One important lesson for all Londoners: don't inhale at Marble Arch! Levels of nitrogen dioxide (NO2) are five times the EU norm – the highest in the city. Traffic permitting, quickly cross Cumberland Gate to Speakers' Corner and further into Hyde Park, where levels sink back to a 'permissible' 40 milligrams per cubic meter. Now you can inhale!

Almost as bad: Tower Hill (4.6 times the EU norm) and Marylebone Road (4 times; go to nearby Regent's Park for relief).

Also quite bad: the Strand (3.9), Piccadilly Circus (3.8), and Hyde Park Corner (also 3.8), Victoria (3.7) and Knightsbridge (3.5), the dirty trio just south of Hyde Park.

Elephant & Castle is the only pollution hotspot below the Thames and, perhaps because it's relatively isolated from other black spots, also the one with the lowest multiplication factor (2.8 times the maximum level).

On the larger map, the whole of Central London, including its relatively NO2-free parks, still shows up as more polluted than the outlying areas. Two exceptions flare up red: busy traffic arteries; and Heathrow Airport (in the bottom left corner).

Image: Mike Malone, CC BY SA 4.0

Traffic congestion on London's Great Portland Street

So why is Central London's air pollution problem so persistent? In part, this is because the need for individual transport in cars seems to be inelastic. For example, the Congestion Charge has slashed the number of vehicles entering Central London by 30%, but the number of (CC-exempt) private-hire vehicles entering that zone has quadrupled over the same period.

Cycling has really taken off in London. But despite all pro-cycling measures, a wide range of other transport options and car-dissuading measures, central London is still a very congested place. Average traffic speeds on weekdays has declined to 8 miles (13 km) per hour – fittingly medieval speeds, as the road network was largely designed in medieval times.

Narrow streets between high buildings, filled to capacity with slow-moving traffic are a textbook recipe for semi-permanent high levels air pollution.

The large share of diesel vehicles on London's streets only increases the problem. Diesel vehicles emit lower levels of carbon dioxide (CO2) than petrol cars, which is why their introduction was promoted by European governments.

However, diesels emit higher levels of the highly toxic nitrogen dioxide (NO2) than initial lab tests indicated. Which is why they're being phased out now.

As bad as Delhi, worse than New York

Image: Sanchit Khanna/Hindustan Times via Getty Images

By some measures, London's air quality is almost as bad as New Delhi's.

By some measures, especially NO2, London's air pollution is nearly as bad as big Asian cities such as Beijing or New Delhi, and much worse than other developed cities such as New York and Madrid.

The UK is bound to meet pollution limits as set down in the National Air Quality objectives and by EU directives, for example for particulate matter and nitrogen dioxide.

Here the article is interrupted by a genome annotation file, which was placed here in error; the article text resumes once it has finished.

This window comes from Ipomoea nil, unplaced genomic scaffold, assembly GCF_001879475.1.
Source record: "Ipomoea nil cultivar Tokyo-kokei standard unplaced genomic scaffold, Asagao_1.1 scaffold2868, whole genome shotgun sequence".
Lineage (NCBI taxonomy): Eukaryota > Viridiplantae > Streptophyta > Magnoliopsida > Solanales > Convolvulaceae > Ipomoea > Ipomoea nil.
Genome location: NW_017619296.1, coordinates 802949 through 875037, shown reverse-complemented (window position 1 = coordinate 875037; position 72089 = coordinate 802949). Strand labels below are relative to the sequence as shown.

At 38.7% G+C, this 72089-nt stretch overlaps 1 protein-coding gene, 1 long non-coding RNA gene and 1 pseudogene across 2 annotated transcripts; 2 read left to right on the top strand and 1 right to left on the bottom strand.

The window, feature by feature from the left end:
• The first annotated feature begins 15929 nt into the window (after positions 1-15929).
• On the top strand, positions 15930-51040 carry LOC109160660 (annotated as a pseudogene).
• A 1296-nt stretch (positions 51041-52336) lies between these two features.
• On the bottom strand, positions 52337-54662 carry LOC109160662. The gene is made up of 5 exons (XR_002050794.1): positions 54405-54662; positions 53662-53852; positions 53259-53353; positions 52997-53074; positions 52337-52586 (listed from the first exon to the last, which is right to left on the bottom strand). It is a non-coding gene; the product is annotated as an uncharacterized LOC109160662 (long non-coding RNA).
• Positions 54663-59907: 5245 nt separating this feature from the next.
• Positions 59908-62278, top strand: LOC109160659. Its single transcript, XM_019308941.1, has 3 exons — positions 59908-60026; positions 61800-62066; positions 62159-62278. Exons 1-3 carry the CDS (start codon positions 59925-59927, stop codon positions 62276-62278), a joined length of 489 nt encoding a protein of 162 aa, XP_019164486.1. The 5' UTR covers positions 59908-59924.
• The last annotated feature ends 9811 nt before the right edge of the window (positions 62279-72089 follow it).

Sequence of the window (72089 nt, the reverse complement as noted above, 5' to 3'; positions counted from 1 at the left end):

• Particulate matter (PM2.5) consists of tiny particles less than 2.5 micrometres in diameter emitted by combustion engines. Exposure to PM2.5 raises the mortality risk of cardiovascular diseases. The target for PM2.5 by 2020 is 25 µg/m3. All of London currently scores higher, with most areas at double that level.
  • Mainly emitted by diesel engines, NO2 irritates the respiratory system and aggravates asthma and other pre-existing conditions. NO2 also reacts with other gases to form acid rain. The limit for NO2 is 40 µg/m3, and NO2 levels must not exceed 200 µg/m3 more than 18 times a year. Last year, London hit that figure before January was over.

Google joins fight against air pollution

Image: laszlo-photo, CC BY SA 2.0

Elephant & Castle, London.

Studies predict London's air pollution will remain above legal limits until 2025. Sadiq Khan – himself an asthma sufferer – is working to make London's air cleaner by measures great and small. Earlier this week, he announced that two of Google's Street View cars will be carrying air quality sensors when mapping the streets of London

Over the course of a year, the two cars will take air quality readings every 30 metres in order to identify areas of London with dangerous levels of air pollution that might be missed by the network of fixed sensors. An additional 100 of those fixed sensors will be installed near sensitive locations and known pollution hotspots, doubling the network's density.

It's all part of Breathe London, a scheme to map the British capital's air pollution in real time. Breathe London will be the world's largest air quality monitoring network, said Mr Khan, launching the scheme at Charlotte Sharman Primary School in the London borough of Southwark.

Up to 30% of the school's pupils are said to be asthma sufferers. Charlotte Sharman is close to Elephant & Castle, as the above map shows, one of Central London's air pollution hotspots.

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White-nose syndrome is nearly as lethal to bats as the Black Plague was for humans.

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  • Bats serve a crucial role in our ecosystem and economy, and white-nose syndrome is already pushing many species to the brink of extinction.